Not long ago, Sal’s van was broken into, and suspicion fell on a trio of locals who used to hang out on the corner but got a bad reputation when they began using crack and stealing. “One crackhead robbed a van,” Nico begins the story, which he and Frank toss back and forth like a football. “They thought he robbed a van,” Frank corrects. “Sal found one of them. He got Miles.”

“Sal hit him over the head with a bot­tle,” Frank says. “Then he grabbed him by the back of the head and stuck the end of the bottle in his face, right in the nose. Thirty-six stitches.”

“Still, he just wanted to get a word out of him,” amends Nico. “He just wanted to get names.”

“So the guy he stabbed in the eye gave up everyone else,” continues Frank.

“He said he had nothing to do with it,” prompts Nico.

Sal soon caught up with the next kid. “He stabbed him in the throat — slit him — 17 stitches,” Frank says. “The kid was layin’ on a bench, and he lifted his leg up. Sal was goin’ for his heart but he stabbed him in the leg, ripped and went through his leg. And he wanted to kill him. But the kid ran out on the highway. So he just watched. He figured it would be like the nigger that got killed on the highway” — a reference to the Howard Beach incident.

“But there was no cars comin’,” says Frank, throwing up his hands in a gesture of mock helplessness. “There’s no cars comin’,” echoes Nico, laughing.

“So he got away. Then he found out it wasn’t even those kids,” Frank says, con­cluding, with a laugh, “it was someone else! So they’re friends again. So you know what Sal says. He says, ‘I’m sorry!’ ”

“I’m sorry!” exclaims Nico, also laugh­ing. “And the kid’s so petrified of Sal, he says, ‘Okay. Everything’s all right.’ And he’s got a scar from here to here.” Nico runs his finger from his ear to his Adam’s apple.

Nico later admits that one of the crack­heads was Sal’s brother. “Sal was lookin’ to kill him. He was lookin’ for him for a long time. He finally got to him and put the gun to his head, but he couldn’t do it. Because he knows his mother would nev­er forgive him. And he’d never forget it himself.”

THE VIOLENCE THAT UNDERLIES the neighborhood’s calm surface is revealed in small as well as dramatic ways. Even when the guys on the corner are not doing anything that might attract police attention, they play at being wiseguys. Most of them own BB guns. And on a really slow night they meander down to Gravesend Bay and shoot at rats — “tar­get practice” for more serious games.

Nico gestures at “Little Ralphie,” an­other corner regular, and says, “That cocksucker shot me in the ass,” a con­gratulatory tone in his voice. “That was a real professional hit.” Nico relates how Little Ralphie pulled up in his car and squeezed off several shots. “I said, ‘Okay. That’s all right. I’ll get him later.’ Meanwhile, it left a welt this big on my ass. So when I was ready to leave, I was sittin’ in the car. I loaded it up. I said, ‘Okay, Sal, I’ll see you later.’ I rolled down the win­dow. Boom, boom, boom.”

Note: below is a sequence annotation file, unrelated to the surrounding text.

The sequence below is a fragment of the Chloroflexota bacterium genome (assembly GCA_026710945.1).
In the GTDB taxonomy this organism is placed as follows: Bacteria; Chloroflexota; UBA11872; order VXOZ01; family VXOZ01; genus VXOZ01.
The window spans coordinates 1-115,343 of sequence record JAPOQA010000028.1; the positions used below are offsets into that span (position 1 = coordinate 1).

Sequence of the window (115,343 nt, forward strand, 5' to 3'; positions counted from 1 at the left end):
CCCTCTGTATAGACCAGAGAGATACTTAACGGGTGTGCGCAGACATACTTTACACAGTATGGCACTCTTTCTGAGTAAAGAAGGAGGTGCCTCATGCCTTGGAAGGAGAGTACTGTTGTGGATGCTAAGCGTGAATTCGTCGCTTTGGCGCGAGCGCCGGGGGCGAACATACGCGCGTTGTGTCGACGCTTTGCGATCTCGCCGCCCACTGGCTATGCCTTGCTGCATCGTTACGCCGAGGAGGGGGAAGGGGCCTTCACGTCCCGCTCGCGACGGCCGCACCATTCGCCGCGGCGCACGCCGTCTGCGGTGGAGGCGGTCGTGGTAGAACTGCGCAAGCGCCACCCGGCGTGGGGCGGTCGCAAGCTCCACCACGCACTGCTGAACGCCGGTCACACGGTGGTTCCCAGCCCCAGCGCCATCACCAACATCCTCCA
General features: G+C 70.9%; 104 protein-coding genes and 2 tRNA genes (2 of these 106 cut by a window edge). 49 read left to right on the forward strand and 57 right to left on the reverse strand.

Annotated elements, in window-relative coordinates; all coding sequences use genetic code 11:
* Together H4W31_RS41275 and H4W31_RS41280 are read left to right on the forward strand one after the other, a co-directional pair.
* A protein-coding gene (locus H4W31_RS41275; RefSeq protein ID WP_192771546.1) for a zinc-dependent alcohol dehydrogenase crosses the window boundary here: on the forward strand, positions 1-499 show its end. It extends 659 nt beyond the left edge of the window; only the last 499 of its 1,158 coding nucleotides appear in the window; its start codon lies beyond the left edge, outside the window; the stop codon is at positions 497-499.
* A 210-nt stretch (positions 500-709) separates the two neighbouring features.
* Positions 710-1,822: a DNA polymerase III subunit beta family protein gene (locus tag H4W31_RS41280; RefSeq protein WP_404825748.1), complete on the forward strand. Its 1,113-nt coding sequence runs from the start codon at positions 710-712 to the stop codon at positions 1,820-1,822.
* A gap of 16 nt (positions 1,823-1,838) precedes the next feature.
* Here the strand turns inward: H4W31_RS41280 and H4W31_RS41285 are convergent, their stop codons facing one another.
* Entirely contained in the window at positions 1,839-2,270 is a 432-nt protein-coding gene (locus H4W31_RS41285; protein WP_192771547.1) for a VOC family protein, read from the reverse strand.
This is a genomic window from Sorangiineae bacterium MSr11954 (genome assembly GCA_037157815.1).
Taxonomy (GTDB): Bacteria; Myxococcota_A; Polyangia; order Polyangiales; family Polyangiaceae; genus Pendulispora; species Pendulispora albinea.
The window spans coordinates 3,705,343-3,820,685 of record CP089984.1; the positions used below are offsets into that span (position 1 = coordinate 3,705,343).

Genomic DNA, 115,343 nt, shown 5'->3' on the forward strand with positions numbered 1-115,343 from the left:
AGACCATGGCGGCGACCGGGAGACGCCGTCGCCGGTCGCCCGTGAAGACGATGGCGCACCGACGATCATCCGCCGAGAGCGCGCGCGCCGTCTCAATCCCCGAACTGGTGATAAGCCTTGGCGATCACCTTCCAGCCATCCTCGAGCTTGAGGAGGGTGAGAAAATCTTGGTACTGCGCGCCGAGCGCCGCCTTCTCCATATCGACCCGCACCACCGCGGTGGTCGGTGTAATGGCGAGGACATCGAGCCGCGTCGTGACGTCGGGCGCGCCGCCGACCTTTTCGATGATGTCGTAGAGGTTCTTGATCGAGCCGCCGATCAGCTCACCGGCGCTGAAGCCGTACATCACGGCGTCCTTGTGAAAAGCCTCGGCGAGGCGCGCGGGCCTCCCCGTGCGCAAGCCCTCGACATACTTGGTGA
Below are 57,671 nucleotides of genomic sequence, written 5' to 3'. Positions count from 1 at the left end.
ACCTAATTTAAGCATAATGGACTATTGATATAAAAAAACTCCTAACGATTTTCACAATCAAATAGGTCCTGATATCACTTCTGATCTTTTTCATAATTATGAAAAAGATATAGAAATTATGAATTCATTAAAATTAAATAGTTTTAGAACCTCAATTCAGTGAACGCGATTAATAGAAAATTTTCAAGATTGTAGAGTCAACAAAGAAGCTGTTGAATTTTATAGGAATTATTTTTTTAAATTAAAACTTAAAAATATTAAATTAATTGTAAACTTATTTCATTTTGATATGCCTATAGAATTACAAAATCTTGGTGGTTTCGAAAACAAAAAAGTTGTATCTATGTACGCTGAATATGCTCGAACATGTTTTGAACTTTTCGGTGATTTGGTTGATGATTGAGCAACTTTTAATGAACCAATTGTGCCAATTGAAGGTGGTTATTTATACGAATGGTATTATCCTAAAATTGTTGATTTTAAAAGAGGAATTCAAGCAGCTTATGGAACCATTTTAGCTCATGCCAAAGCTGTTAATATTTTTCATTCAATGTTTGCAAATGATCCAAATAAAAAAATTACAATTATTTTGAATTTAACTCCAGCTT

In Bensonhurst, such games still have a counterpart in real life. Nico recalls how Sal warned a neighborhood local who had gone into debt to the wrong people. “He shot the kid six times. I mean point blank from here to the tree. The kid didn’t die. But Sal was using target practice bullets in a .32 and they were just bouncin’ off his leather jacket. Like gettin’ hit with a bat. They chipped his ribs. But they didn’t hurt him. Then his uncle came down and gave Sal $20,000 [not to kill him].”

In addition to acting as muscle for the mob, Sal has a lucrative little side busi­ness, with which Nico occasionally helps him out. “The hand grenades are going like water,” says Nico. “Sold two dozen already.” At $100 a piece, Nico is think­ing about buying one himself. He already owns a handgun that he purchased from Sal. It is part of a small, traveling arsenal in Nico’s trunk that includes two baseball bats, a lead sap, brass knuckles, a ma­chete, and a tangle of wires Nico says is a phone tap.

Although Nico and the older guys on the corner always have plenty of cash for cocaine and custom windshields, most say that what they really want is a city or union job. Nico gestures toward a muscu­lar young man with a round face who is holding court on the corner: Everyone wants to know what he thinks of the big name next week. His manner is low-key, like the strangely suburban Accord hatchback he drives, a practical purchase made with proceeds from his mob-sanc­tioned bookie job. “That’s Pino,” says Nico. “He’s afraid of guns. He’s the gam­bling part. They have nothing to do with violence. Nothing at all. But he knows the street laws. He’s a smart kid that way. He don’t make trouble. We’re both looking to get into Conrail. He wants the benefits, just like I do.”

Due to competition from Asian and Caribbean gangs, the Mafia has not ex­panded much over the last few years, but its potential labor pool has. Few opportu­nities remain in New York’s “last Italian neighborhood.” “A generation ago we were working in construction and the skilled trades,” says Bob Massi. “We were printers, bricklayers, longshoremen. Those jobs are not so well-paid now. Those industries are gone. The kids are up against an economic brick wall. The world is a computer that has no unions and all they have left is the neighborhood.”

IT IS FRIDAY NIGHT. Frank and the rest of the guys are out in full force. A restless spirit has added a festive air to the evening’s activities. Eggs are being pur­chased in bulk. Before the night is over, several dozen will be thrown. As a likely looking car drives by, Frank winds up a long and powerful pitch that unleashes with athletic speed, slamming his fragile missile against the moving target.